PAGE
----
No green revolution, but a revolution in media
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The Islamic Republic is engaged in a repression which seems to be slowly quelling the anti-government movement born after the presidential election of last June. On Tuesday night, a number of protestors tried to make themselves heard at the 'festival of fire', but were swiftly dealt with by the police. It seems that there will be no ‘green revolution' in Iran, or at least not for the time being. But by putting amateur images at the heart of newsrooms around the world, the Iranians have already succeeded in achieving a different revolution; a revolution in media. Read more...
Julien Pain is a journalist specialised in the handling of amateur images. He's editor of the France 24 Observers website and TV show.
The Islamic Republic is engaged in a repression which seems to be slowly quelling the anti-government movement born after the presidential election of last June. On Tuesday night, a number of protestors tried to make themselves heard at the 'festival of fire', but were swiftly dealt with by the police. It seems that there will be no 'green revolution' in Iran, or at least not for the time being. But by putting amateur images at the heart of newsrooms around the world, the Iranians have already succeeded in achieving a different revolution; a revolution in media.
There's no certain outcome to speak of in this political crisis, but for television journalists and audiences alike, there will certainly been a before and an after to the Iranian ‘green movement'. Vietnam was the first war to be followed live by TV journalists; the Iranian uprising will remain the first conflict followed almost exclusively by means of amateur images. Why did the arrival of the ‘citizen' image emerge now, and why in Tehran?
Firstly, because the Iranian authorities control traditional media in the country with an iron fist. According to Reporters Without Borders, some 12 Iranian newspapers have been closed down and over 100 journalists imprisoned since Mahmoud Ahmadinejad was re-elected. As for foreign journalists, they've been made redundant. As of 16 June 2009, they simply no longer had the right to cover the opposition protests.
Under these constraints, it's not surprising that demonstrators turned to the internet to convey information about their actions. Their ease and ingenuity in doing this; with the use of blogs and social networking sites like Facebook and Twitter, came as a direct result of the years of censorship that the authorities had inflicted upon them.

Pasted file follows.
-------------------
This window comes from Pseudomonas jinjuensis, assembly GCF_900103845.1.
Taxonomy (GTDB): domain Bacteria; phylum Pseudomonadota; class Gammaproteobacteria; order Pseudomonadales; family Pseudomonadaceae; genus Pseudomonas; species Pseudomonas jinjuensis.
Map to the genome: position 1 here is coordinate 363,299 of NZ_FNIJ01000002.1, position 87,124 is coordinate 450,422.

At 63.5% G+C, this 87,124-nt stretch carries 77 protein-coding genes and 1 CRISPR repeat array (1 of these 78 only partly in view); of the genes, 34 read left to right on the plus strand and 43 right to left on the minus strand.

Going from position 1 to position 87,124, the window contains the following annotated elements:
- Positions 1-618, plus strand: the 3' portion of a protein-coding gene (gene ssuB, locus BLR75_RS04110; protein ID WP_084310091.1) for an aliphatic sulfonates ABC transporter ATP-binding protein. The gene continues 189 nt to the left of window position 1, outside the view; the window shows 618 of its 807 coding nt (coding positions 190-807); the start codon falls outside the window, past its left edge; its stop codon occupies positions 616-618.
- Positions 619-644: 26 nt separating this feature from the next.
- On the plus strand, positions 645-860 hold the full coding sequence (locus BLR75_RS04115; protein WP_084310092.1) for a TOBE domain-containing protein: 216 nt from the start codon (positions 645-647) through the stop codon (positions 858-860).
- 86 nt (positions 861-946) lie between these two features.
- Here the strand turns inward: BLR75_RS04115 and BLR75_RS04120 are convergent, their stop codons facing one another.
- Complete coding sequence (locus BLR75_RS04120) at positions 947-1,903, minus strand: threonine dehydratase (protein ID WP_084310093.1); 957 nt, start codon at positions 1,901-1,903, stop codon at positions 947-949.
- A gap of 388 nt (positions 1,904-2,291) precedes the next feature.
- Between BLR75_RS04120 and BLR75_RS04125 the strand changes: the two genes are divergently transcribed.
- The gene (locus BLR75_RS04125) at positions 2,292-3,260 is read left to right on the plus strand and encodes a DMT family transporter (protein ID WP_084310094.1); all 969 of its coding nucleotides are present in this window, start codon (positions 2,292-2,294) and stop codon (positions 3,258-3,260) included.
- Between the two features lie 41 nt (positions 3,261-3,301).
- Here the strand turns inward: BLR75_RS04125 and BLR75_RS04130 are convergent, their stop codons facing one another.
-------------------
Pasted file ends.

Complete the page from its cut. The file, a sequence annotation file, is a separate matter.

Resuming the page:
Tehran's censorship programme is not the only thing to have sparked the media revolution however. Iranian web users were able to take strength from other movements consigned to the internet under similar conditions. Not long before the green movement began uploading their amateur videos and photos, others had paved the way. Two groups in particular: in September 2007 the Burmese monks, and in March 2008, the Tibetan monks. In both cases the first images we saw of the repression came through the web, and most of them were amateur.
The Iranian protestors transformed what was previously a tendency into a media revolution. Green movement demonstrations were not filmed by one, or even ten amateur reporters, as was the case in Burma, but by thousands of people. Behind every police officer there were dozens of hands brandishing mobile phones. Conveying an image was no longer the job of a journalist, or even an amateur journalist, but the work of an entire crowd. Unlike their Burmese or Tibetan predecessors, the majority of the Iranian protestors were equipped with mobile phones that were now fitted with cameras capable of taking photos and recording videos of a decent quality. Nothing near professional quality, but decent enough to be aired on television.
A final factor can explain the birth of this revolution in Iran. Something that happened by hazard, but which was also optimised by web users. No other video played such a determining role as that of Neda Agha Soltan, uploaded to YouTube on 20 June - just days after the election results were announced. This footage, retrieved by TV channels the world over, transformed this young woman into the symbol of the green movement. It also made the protestors realise just how powerful the amateur image could be. From then until now, excluding the days when the internet was heavily restricted by the authorities, the flood of images filmed on camera phones and digital cameras has not ceased.
The Iranian protestors, in relying like never before on amateur images, have launched a transformation in the work of the media. For journalists nine months ago, YouTube was still a source of material for ‘out of the ordinary' stories. Since then, international and national newsrooms have come to understand that they can't ignore this new medium. It's a medium that, with the technological progress (in both quality and quantity) of portable filming apparatus, will take an increasingly important role in the news. The task now is to enforce a professional approach to these images; that means the application of a meticulous verification system. These videos and photos, which come from unknown sources, can be as dangerous as they are interesting, and the consequences of error or manipulation are grave.
Even if it hasn't succeeded in changing the political system in Iran, the green movement has pushed journalists to seriously question the use of amateur images and to rethink their place in the production of information. A challenge indeed, but a fascinating one at that."